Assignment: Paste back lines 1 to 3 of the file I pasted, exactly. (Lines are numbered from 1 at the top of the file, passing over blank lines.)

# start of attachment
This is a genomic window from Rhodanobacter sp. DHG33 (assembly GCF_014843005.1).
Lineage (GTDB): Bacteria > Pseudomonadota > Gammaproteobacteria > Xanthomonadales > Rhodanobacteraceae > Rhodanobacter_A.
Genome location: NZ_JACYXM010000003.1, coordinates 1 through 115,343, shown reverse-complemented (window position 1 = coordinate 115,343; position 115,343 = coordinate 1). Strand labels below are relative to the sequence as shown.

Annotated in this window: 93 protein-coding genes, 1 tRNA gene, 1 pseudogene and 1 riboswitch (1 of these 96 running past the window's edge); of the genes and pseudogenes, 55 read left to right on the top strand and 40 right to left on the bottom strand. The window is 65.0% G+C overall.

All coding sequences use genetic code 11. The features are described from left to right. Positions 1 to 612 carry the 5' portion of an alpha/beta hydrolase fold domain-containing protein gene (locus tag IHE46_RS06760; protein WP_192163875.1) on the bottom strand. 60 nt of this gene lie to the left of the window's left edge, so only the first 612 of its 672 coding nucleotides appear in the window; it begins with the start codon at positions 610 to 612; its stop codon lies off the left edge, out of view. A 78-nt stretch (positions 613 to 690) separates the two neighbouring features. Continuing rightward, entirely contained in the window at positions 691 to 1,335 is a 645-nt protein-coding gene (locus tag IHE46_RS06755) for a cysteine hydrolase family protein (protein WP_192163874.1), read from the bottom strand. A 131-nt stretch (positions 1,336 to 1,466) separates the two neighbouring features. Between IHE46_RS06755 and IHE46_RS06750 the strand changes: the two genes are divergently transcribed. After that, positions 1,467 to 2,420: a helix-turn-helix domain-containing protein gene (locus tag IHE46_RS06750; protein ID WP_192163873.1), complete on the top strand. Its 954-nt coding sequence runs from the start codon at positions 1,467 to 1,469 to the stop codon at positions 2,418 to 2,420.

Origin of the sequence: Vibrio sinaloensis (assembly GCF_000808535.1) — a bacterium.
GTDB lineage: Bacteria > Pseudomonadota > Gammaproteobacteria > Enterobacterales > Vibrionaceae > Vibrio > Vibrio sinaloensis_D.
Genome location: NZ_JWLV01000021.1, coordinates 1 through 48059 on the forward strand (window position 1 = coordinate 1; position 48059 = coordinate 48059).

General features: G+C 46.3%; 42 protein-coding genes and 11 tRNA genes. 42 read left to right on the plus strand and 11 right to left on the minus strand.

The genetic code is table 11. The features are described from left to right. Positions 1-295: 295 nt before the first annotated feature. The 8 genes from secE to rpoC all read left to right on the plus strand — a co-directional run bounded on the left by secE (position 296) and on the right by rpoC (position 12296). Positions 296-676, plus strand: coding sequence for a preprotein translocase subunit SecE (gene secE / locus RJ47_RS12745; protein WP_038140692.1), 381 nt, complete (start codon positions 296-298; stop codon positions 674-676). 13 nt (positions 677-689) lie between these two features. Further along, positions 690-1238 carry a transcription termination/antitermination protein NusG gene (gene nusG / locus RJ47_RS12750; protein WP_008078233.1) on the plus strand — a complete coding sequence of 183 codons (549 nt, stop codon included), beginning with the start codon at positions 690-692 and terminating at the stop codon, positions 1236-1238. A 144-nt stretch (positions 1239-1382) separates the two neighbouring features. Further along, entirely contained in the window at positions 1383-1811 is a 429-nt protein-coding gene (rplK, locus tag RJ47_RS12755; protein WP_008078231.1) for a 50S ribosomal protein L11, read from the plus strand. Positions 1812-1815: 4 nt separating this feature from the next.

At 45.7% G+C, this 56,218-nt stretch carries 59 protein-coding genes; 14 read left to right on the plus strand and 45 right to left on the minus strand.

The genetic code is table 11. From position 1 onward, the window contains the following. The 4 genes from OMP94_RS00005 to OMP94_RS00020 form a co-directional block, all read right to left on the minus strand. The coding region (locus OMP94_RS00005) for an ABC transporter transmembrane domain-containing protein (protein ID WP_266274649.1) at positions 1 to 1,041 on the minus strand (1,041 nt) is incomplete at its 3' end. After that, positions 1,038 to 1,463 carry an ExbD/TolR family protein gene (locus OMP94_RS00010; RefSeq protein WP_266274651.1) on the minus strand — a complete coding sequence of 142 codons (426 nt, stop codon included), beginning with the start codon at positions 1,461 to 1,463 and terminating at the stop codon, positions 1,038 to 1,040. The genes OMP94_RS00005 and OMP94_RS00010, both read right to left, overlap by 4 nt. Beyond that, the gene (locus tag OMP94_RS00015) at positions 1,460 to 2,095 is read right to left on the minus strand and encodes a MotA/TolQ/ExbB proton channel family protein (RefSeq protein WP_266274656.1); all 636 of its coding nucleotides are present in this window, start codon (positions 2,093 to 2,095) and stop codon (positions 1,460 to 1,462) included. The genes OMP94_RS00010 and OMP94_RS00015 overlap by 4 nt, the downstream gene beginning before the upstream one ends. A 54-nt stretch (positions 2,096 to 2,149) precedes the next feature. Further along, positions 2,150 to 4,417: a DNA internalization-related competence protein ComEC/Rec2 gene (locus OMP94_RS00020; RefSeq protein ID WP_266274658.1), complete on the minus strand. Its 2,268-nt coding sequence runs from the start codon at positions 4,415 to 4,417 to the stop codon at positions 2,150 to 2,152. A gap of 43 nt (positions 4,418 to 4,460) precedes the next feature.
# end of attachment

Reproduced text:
This is a genomic window from Rhodanobacter sp. DHG33 (assembly GCF_014843005.1).
Lineage (GTDB): Bacteria > Pseudomonadota > Gammaproteobacteria > Xanthomonadales > Rhodanobacteraceae > Rhodanobacter_A.
Genome location: NZ_JACYXM010000003.1, coordinates 1 through 115,343, shown reverse-complemented (window position 1 = coordinate 115,343; position 115,343 = coordinate 1). Strand labels below are relative to the sequence as shown.